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  • Leap Motion as MIDI Controller for Velocity Crossfade

    Hi all, I wondered if anyone else had heard the buzz about the Leap Motion, and considered its application for VSL? I have been struggling for several months to find the right controller for velocity crossfade. My modwheels feel a bit sluggish, and aren't accurate enough. I know others have recommended a breath controller, but those are notoriously hard to come by, and I don't fancy buying an Eigenharp for that when I already have three MIDI keyboards in my studio. Also, I think the lips might ache after a while. I instead have been looking into a theremin-style controller, and found these are also few and far between, ranging from a £150 kit with several hours assembly time to a £500 handmade wave theremin. So I was rather delighted when I discovered the Leap Motion, which costs just £70, is the size of an ipod, and can hopefully do many, many, good things. It tracks finger movements to within a hundredth of a millimetre, and can read movement across three axes. A MIDI-controller program shouldn't be hard for someone to make, surely (given my non-existant wealth of knowledge of the subject). So hopefully soon I'll be able to 'conduct' three different VI parameters in real time - velocity crossfade, volume, and whatever else is needed at the time I suppose... Just wondered if the idea might possibly appeal to some others, and so I thought I would mention it. Peter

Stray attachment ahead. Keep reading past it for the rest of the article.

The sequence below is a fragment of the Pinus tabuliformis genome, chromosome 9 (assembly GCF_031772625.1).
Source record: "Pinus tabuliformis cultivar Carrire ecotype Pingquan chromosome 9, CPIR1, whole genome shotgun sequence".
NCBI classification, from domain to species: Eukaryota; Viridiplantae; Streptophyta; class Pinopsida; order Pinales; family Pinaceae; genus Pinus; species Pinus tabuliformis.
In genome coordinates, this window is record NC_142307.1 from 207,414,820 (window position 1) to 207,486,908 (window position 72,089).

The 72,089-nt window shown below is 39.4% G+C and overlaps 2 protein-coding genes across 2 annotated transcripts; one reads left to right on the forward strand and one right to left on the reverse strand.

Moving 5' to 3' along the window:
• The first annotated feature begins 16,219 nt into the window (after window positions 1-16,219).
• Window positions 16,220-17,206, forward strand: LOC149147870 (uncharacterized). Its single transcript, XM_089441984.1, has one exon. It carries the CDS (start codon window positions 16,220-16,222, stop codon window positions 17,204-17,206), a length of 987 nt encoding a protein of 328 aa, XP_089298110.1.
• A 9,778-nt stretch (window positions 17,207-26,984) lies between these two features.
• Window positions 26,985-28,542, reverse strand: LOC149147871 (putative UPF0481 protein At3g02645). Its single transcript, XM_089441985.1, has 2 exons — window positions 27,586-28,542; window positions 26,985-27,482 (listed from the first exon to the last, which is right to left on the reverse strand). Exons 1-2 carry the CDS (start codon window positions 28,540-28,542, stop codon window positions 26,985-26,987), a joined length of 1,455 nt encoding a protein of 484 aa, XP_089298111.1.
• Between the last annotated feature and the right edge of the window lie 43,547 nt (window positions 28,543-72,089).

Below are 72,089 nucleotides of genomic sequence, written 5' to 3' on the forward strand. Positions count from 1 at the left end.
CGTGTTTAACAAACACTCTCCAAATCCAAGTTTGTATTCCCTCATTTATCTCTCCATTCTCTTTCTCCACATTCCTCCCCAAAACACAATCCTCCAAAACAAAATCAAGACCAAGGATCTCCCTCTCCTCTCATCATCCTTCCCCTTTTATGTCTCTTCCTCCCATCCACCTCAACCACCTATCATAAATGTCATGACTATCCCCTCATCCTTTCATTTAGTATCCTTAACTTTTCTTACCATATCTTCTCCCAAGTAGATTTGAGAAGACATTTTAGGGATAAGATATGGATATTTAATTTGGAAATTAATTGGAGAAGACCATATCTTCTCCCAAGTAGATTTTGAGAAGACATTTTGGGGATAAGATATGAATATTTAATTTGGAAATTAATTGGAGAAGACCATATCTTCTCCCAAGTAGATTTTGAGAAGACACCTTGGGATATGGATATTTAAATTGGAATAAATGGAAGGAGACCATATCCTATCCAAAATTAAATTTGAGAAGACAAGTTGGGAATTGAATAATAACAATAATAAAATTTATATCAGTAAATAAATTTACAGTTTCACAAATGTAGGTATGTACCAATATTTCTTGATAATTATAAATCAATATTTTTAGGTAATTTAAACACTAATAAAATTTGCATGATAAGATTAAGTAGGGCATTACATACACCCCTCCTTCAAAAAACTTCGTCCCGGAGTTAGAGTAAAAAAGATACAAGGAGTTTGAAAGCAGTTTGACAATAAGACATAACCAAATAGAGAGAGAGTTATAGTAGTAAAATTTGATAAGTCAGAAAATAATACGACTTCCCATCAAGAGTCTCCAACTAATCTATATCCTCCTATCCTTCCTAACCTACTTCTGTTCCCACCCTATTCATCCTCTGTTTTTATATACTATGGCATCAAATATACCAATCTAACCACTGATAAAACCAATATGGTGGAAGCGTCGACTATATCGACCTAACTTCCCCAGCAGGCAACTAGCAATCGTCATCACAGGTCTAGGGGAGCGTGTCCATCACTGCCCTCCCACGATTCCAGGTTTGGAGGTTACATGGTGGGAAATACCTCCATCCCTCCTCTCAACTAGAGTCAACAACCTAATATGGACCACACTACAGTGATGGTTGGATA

•  Oh that thing rules!!  I recall seeing something on gizmag a few months ago but I forgot to follow it to completion.  I wonder if they'll ship soon.

    For that price, it's kinda worth a try - even if it doesn't work for VSL, I bet it'll be useful for all kinds of other computing tasks.  I'm a computer programmer so I'm always looking for shortcuts and macros and stuff.  It'd be interesting for me to gather some of my colleagues and see if we could come up with a cool musical product to develop on this platform - something more like that Smule company would make.    A much more expensive option is the Microsoft Kinect for Windows but I'm not even sure that MS has released it for general consumption or just for developers.